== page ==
office in the capitol at Washington.
The government's aircraft program
is characterized as "gravely disap
pointing," and a drastic reorganiza
tion of production machinery was rec
ommended in a report by 'the senate
military committee, which charges
government officials with misrepresent
ing the situation and misleading the
public, and with "procrastination" and
Discharge from the federal service
of Brig. Gen. Frederick E. Resche of
Minnesota, a German-born officer com
manding a brigade of the Thirty
fourth National Guard division at
Camp Cody. N. was announced in
With numerous modifications, the
senate without roll call passed the
sedition bill designed ostensibly to
arm the department of justice with
more drastic authority in rounding up
spies and disloyalists. The measure
has already passed the house.
Fhe billion dollars is the goal to
ward which the Liberty loan organiza
tions all o\er the country are working
regardless of the $3,000,000,000 mini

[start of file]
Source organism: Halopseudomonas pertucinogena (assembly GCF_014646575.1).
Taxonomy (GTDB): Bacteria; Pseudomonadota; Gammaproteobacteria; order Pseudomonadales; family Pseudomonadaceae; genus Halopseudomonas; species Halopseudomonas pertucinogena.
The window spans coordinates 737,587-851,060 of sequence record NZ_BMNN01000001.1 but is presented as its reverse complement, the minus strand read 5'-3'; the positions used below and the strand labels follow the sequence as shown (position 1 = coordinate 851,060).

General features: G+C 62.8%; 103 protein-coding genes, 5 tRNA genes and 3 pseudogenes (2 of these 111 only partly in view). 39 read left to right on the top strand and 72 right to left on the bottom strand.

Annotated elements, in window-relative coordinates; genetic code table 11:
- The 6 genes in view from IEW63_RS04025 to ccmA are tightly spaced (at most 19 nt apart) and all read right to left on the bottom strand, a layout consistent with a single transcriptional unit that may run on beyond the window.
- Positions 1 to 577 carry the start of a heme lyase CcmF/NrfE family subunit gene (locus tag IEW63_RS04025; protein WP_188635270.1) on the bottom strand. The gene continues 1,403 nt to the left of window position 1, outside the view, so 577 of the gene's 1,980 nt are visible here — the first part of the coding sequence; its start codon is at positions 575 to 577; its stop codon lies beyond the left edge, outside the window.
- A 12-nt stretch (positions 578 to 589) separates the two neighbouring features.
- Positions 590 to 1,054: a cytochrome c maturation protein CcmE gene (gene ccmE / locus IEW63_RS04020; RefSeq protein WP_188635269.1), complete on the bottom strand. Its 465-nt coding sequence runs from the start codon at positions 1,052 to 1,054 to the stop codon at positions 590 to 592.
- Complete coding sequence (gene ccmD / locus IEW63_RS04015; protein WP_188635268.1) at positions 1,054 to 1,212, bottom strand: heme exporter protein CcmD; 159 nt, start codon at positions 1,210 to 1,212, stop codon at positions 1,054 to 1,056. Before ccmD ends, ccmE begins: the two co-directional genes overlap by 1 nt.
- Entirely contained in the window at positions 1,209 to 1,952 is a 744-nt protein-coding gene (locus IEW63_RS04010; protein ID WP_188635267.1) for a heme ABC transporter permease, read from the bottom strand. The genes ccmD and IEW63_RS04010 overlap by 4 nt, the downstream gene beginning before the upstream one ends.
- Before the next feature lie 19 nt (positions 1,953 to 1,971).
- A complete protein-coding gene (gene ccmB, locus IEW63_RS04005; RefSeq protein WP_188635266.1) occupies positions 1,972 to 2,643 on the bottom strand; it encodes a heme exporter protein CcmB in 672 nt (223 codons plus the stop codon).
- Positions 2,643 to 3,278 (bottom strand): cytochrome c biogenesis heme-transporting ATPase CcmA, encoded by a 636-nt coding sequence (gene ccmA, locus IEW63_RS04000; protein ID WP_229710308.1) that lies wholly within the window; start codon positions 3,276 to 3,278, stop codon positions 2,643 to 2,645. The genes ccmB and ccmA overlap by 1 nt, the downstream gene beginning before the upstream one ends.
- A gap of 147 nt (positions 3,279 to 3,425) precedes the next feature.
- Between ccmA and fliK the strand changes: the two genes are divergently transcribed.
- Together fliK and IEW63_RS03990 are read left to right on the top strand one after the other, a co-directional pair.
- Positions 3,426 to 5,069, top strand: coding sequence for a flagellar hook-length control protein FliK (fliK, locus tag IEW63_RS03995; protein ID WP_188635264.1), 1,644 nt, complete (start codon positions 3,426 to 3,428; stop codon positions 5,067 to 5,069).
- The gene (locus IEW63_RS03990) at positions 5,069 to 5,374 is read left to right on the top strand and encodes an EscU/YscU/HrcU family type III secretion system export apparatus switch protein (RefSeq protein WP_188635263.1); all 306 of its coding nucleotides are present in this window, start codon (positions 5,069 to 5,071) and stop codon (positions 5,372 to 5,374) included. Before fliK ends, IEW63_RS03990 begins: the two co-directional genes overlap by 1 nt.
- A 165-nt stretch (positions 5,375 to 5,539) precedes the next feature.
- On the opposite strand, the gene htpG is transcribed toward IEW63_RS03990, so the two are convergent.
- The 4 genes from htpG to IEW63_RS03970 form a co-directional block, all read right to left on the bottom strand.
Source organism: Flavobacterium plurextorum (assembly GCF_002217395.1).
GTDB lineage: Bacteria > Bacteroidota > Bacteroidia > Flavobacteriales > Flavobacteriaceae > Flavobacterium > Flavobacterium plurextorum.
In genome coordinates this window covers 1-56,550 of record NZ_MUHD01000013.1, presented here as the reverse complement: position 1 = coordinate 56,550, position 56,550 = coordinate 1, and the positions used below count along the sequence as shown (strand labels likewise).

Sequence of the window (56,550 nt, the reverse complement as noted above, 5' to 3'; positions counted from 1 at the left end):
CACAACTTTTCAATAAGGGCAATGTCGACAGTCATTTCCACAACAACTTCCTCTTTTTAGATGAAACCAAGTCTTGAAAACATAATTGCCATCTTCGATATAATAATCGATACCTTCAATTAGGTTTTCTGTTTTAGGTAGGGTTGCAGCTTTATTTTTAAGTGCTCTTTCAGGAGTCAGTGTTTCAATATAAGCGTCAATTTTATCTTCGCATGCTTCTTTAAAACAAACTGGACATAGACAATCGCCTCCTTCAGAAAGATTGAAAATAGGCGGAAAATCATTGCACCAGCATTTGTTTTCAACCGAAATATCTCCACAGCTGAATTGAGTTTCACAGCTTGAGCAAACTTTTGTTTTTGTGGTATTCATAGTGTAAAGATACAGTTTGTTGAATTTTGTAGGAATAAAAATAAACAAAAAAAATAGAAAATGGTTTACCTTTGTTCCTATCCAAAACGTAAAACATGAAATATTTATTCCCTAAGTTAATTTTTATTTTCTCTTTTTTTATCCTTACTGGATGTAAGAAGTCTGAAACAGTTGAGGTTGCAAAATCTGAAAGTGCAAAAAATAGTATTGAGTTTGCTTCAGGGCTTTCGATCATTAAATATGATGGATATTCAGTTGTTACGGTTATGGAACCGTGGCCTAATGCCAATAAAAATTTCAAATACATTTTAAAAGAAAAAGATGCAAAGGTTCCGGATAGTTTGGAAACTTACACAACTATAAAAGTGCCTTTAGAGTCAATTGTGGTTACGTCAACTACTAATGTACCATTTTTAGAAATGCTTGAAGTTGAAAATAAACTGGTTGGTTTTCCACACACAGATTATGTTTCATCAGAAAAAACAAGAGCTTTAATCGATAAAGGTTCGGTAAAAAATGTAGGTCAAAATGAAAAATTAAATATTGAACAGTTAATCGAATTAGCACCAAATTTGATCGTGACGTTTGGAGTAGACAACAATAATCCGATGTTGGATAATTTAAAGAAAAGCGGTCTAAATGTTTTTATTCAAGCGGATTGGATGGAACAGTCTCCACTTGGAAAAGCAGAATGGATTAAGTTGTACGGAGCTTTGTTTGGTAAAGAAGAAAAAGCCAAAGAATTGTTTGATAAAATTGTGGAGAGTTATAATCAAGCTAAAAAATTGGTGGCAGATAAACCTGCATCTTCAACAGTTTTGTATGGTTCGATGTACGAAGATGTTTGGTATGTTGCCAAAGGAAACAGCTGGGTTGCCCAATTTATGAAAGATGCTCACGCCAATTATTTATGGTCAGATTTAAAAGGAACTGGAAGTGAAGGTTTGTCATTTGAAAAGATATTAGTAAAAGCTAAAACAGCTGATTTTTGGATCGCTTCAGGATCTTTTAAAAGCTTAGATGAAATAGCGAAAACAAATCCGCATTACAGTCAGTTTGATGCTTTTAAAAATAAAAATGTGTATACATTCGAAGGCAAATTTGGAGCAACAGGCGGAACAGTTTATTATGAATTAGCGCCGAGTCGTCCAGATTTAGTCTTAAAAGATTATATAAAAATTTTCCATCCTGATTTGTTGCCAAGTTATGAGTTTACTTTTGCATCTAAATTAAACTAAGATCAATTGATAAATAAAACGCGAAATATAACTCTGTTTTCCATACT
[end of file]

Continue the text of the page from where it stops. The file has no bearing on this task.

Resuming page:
mum set bj the treasury. This became
evident from reports to Washington
from campaign committees in many
cities which are anxious to reach their
quotas of subscriptions within the first
half of the four weeks' period and to
devote the last half to doubling the ap
Greece will receive a loan of $44,-
000,000 as soon as the Greek parlia
ment has passed the necessary legis
lation, it was announced at the treas
ury department in Washington.
The plan for the proposed self-gov
ernment of Ireland was adopted by the
Irish convention, 100 to 42, it was of
ficially imported to London by that
hodj. The convention action provides
for the establishment of a parliament
'or the whole of Ireland. Self-govern
ment, the report said, was to become
a law immediate^. The Ulsterites filed
a dissenting minority report.
The house of commons in London
passed the Irish conscription clause of
the man-power ni'u by a majority of
The Holland-Amerkan line steamer
Nieuw Amsterdam, iron New York.
arrived off the Hook of Holland
The Nieuw Amsterdam sailed from
\ew York March 2S with 2,000 passen
Uproar was en used by the national
'sts in the house of commons in Lon
don when Premier Llovd-George an-
THMinced in his nian-jiowe*" bill speech
that it was proposed to extend con
scription to Ireland. Members of the
Trish partj chal'enged the prime min
ister to carry out the government
Hex editions of the highest Impor
tance are said the Matin to have